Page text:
Age-related differences in neural spectral power during motor learning

Laura Milena Rueda-Delgado*, Kirstin Friederike Heise, Andreas Daffertshofer, Dante Mantini, Stephan Patrick Swinnen

*Corresponding author for this work

Research output: Contribution to JournalArticleAcademicpeer-review


We investigated how older adults preserve the capability to acquire new motor skills in the face of age-related brain alterations. We assessed neural changes associated with learning a bimanual coordination task over 4 days of practice in healthy young (n = 24) and older adults (n = 24). The electroencephalogram was recorded during task performance at the start and end of training. Motor performance improved with practice in both groups, but the amount of learning was lower in the older adults. Beta power (15–30 Hz) in sensorimotor and prefrontal cortices of older adults was reduced with training, indicative of higher neural activity. We also found a functional reorganization after training in beta and alpha (8–12 Hz) bands. Between-session changes in alpha and beta power differed between groups in several cortical areas: young adults exhibited reduced power in the beta band in sensorimotor cortices, whereas older adults displayed a smaller decrease. Our findings indicate a less flexible reorganization of neural activity accompanying learning in older adults compared with young adults.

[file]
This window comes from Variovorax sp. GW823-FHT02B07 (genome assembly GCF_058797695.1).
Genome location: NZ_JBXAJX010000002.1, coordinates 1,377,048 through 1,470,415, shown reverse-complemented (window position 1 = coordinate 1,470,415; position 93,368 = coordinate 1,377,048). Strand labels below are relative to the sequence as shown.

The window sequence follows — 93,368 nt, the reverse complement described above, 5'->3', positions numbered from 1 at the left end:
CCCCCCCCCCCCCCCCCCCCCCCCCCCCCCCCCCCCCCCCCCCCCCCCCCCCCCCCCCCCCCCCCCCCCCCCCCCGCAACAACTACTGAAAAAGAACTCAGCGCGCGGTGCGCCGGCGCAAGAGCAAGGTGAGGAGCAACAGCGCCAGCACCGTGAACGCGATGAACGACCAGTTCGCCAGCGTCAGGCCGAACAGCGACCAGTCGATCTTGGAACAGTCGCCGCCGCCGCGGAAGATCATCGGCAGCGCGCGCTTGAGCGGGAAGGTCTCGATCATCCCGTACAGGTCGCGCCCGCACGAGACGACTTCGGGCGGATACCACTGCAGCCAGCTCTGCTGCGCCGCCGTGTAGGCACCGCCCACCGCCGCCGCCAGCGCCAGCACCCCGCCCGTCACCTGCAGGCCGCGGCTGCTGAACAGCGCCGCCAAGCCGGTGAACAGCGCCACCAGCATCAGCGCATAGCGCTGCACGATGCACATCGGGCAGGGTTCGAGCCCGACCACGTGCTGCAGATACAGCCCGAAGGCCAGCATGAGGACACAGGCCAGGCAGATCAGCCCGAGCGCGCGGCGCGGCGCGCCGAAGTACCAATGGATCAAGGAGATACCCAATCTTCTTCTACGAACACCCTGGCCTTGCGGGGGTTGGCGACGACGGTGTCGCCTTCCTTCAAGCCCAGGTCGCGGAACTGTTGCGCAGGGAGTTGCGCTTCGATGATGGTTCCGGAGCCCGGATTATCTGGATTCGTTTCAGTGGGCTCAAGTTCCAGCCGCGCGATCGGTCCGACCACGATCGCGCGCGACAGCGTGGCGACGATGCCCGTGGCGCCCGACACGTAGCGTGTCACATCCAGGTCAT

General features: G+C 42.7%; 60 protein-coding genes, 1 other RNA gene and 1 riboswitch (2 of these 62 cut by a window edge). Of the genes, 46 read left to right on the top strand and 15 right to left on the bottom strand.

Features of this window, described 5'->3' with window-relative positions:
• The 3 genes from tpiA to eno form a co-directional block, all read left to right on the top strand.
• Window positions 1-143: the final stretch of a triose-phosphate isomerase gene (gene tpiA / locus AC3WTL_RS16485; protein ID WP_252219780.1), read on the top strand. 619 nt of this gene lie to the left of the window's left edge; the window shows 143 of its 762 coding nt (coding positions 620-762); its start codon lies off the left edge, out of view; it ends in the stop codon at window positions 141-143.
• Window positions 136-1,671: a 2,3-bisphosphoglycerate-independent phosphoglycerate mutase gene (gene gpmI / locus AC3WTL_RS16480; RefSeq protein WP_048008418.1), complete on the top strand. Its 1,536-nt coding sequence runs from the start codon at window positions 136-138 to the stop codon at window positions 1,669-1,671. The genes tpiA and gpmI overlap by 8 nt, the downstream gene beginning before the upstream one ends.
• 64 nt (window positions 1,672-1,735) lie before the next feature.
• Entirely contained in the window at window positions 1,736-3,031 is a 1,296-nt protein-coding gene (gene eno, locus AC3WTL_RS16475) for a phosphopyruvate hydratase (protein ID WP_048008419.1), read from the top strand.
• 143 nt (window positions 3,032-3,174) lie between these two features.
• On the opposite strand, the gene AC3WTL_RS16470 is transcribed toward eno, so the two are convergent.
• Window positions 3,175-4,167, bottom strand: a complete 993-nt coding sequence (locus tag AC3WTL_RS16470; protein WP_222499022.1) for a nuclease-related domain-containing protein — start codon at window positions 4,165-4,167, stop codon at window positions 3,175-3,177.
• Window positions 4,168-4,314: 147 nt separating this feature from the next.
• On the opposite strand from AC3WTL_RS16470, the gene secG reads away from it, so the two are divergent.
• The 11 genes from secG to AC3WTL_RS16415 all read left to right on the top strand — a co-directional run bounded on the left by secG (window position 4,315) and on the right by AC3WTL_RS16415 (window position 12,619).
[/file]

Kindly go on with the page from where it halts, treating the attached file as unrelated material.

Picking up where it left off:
Original languageEnglish
Pages (from-to)44-57
Number of pages14
JournalNeurobiology of Aging
Early online date6 Jan 2016
Publication statusPublished - May 2019


  • Aging
  • Electroencephalography
  • Linear mixed-effects model
  • Motor learning
  • Spectral analysis


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